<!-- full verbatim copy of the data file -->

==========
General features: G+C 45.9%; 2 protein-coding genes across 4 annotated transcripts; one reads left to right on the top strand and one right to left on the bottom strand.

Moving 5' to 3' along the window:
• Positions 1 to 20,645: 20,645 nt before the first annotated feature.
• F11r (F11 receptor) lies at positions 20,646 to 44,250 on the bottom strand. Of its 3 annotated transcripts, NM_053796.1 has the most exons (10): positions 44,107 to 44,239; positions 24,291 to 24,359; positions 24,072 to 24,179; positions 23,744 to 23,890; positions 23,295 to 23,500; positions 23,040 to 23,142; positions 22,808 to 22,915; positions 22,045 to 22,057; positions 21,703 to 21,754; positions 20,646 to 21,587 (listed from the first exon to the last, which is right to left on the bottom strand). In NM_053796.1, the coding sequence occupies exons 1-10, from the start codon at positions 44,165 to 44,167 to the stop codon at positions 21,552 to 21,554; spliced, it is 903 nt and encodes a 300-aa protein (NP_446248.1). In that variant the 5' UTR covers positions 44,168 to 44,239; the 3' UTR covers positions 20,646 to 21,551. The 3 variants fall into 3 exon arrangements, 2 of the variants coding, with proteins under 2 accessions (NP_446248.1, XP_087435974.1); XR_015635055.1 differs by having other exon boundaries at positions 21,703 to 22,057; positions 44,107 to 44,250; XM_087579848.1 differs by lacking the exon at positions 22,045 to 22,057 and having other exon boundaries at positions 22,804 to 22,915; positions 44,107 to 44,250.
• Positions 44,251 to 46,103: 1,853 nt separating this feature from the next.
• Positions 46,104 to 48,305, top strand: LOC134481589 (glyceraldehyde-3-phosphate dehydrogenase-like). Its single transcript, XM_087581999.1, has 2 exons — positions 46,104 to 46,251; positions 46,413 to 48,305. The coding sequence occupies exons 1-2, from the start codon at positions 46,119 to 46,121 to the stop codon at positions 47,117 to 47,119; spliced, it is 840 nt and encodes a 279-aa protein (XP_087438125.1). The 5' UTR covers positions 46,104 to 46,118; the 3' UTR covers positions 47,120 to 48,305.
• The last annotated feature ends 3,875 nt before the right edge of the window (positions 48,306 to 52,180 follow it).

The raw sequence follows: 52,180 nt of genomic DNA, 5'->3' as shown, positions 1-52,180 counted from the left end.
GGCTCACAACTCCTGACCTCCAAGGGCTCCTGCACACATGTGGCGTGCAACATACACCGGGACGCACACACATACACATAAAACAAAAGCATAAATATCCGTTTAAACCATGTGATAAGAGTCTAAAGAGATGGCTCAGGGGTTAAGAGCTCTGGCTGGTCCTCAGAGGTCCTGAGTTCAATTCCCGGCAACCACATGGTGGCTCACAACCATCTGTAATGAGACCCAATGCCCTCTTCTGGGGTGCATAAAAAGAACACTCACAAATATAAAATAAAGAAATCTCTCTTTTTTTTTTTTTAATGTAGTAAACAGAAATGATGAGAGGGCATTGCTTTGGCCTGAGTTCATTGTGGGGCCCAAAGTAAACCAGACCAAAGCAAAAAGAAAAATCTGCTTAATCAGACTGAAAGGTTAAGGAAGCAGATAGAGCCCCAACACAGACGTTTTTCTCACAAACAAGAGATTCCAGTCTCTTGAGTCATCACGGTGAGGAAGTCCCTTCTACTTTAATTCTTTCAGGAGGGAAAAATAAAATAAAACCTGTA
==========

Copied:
General features: G+C 45.9%; 2 protein-coding genes across 4 annotated transcripts; one reads left to right on the top strand and one right to left on the bottom strand.

Moving 5' to 3' along the window:
• Positions 1 to 20,645: 20,645 nt before the first annotated feature.
• F11r (F11 receptor) lies at positions 20,646 to 44,250 on the bottom strand. Of its 3 annotated transcripts, NM_053796.1 has the most exons (10): positions 44,107 to 44,239; positions 24,291 to 24,359; positions 24,072 to 24,179; positions 23,744 to 23,890; positions 23,295 to 23,500; positions 23,040 to 23,142; positions 22,808 to 22,915; positions 22,045 to 22,057; positions 21,703 to 21,754; positions 20,646 to 21,587 (listed from the first exon to the last, which is right to left on the bottom strand). In NM_053796.1, the coding sequence occupies exons 1-10, from the start codon at positions 44,165 to 44,167 to the stop codon at positions 21,552 to 21,554; spliced, it is 903 nt and encodes a 300-aa protein (NP_446248.1). In that variant the 5' UTR covers positions 44,168 to 44,239; the 3' UTR covers positions 20,646 to 21,551. The 3 variants fall into 3 exon arrangements, 2 of the variants coding, with proteins under 2 accessions (NP_446248.1, XP_087435974.1); XR_015635055.1 differs by having other exon boundaries at positions 21,703 to 22,057; positions 44,107 to 44,250; XM_087579848.1 differs by lacking the exon at positions 22,045 to 22,057 and having other exon boundaries at positions 22,804 to 22,915; positions 44,107 to 44,250.
• Positions 44,251 to 46,103: 1,853 nt separating this feature from the next.
• Positions 46,104 to 48,305, top strand: LOC134481589 (glyceraldehyde-3-phosphate dehydrogenase-like). Its single transcript, XM_087581999.1, has 2 exons — positions 46,104 to 46,251; positions 46,413 to 48,305. The coding sequence occupies exons 1-2, from the start codon at positions 46,119 to 46,121 to the stop codon at positions 47,117 to 47,119; spliced, it is 840 nt and encodes a 279-aa protein (XP_087438125.1). The 5' UTR covers positions 46,104 to 46,118; the 3' UTR covers positions 47,120 to 48,305.
• The last annotated feature ends 3,875 nt before the right edge of the window (positions 48,306 to 52,180 follow it).

The raw sequence follows: 52,180 nt of genomic DNA, 5'->3' as shown, positions 1-52,180 counted from the left end.
GGCTCACAACTCCTGACCTCCAAGGGCTCCTGCACACATGTGGCGTGCAACATACACCGGGACGCACACACATACACATAAAACAAAAGCATAAATATCCGTTTAAACCATGTGATAAGAGTCTAAAGAGATGGCTCAGGGGTTAAGAGCTCTGGCTGGTCCTCAGAGGTCCTGAGTTCAATTCCCGGCAACCACATGGTGGCTCACAACCATCTGTAATGAGACCCAATGCCCTCTTCTGGGGTGCATAAAAAGAACACTCACAAATATAAAATAAAGAAATCTCTCTTTTTTTTTTTTTAATGTAGTAAACAGAAATGATGAGAGGGCATTGCTTTGGCCTGAGTTCATTGTGGGGCCCAAAGTAAACCAGACCAAAGCAAAAAGAAAAATCTGCTTAATCAGACTGAAAGGTTAAGGAAGCAGATAGAGCCCCAACACAGACGTTTTTCTCACAAACAAGAGATTCCAGTCTCTTGAGTCATCACGGTGAGGAAGTCCCTTCTACTTTAATTCTTTCAGGAGGGAAAAATAAAATAAAACCTGTA